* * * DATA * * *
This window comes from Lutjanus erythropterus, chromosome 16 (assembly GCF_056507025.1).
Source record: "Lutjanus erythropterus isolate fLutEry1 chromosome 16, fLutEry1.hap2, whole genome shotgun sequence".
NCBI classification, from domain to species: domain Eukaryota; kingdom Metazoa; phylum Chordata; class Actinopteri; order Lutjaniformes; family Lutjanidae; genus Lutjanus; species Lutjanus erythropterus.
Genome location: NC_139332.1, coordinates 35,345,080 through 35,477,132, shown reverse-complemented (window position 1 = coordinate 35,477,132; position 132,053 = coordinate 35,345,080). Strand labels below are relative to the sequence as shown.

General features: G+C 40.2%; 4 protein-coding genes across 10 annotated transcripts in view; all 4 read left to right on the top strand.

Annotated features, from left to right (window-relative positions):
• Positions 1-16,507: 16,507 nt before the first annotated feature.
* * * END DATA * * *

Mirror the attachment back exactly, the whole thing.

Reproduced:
This window comes from Lutjanus erythropterus, chromosome 16 (assembly GCF_056507025.1).
Source record: "Lutjanus erythropterus isolate fLutEry1 chromosome 16, fLutEry1.hap2, whole genome shotgun sequence".
NCBI classification, from domain to species: domain Eukaryota; kingdom Metazoa; phylum Chordata; class Actinopteri; order Lutjaniformes; family Lutjanidae; genus Lutjanus; species Lutjanus erythropterus.
Genome location: NC_139332.1, coordinates 35,345,080 through 35,477,132, shown reverse-complemented (window position 1 = coordinate 35,477,132; position 132,053 = coordinate 35,345,080). Strand labels below are relative to the sequence as shown.

General features: G+C 40.2%; 4 protein-coding genes across 10 annotated transcripts in view; all 4 read left to right on the top strand.

Annotated features, from left to right (window-relative positions):
• Positions 1-16,507: 16,507 nt before the first annotated feature.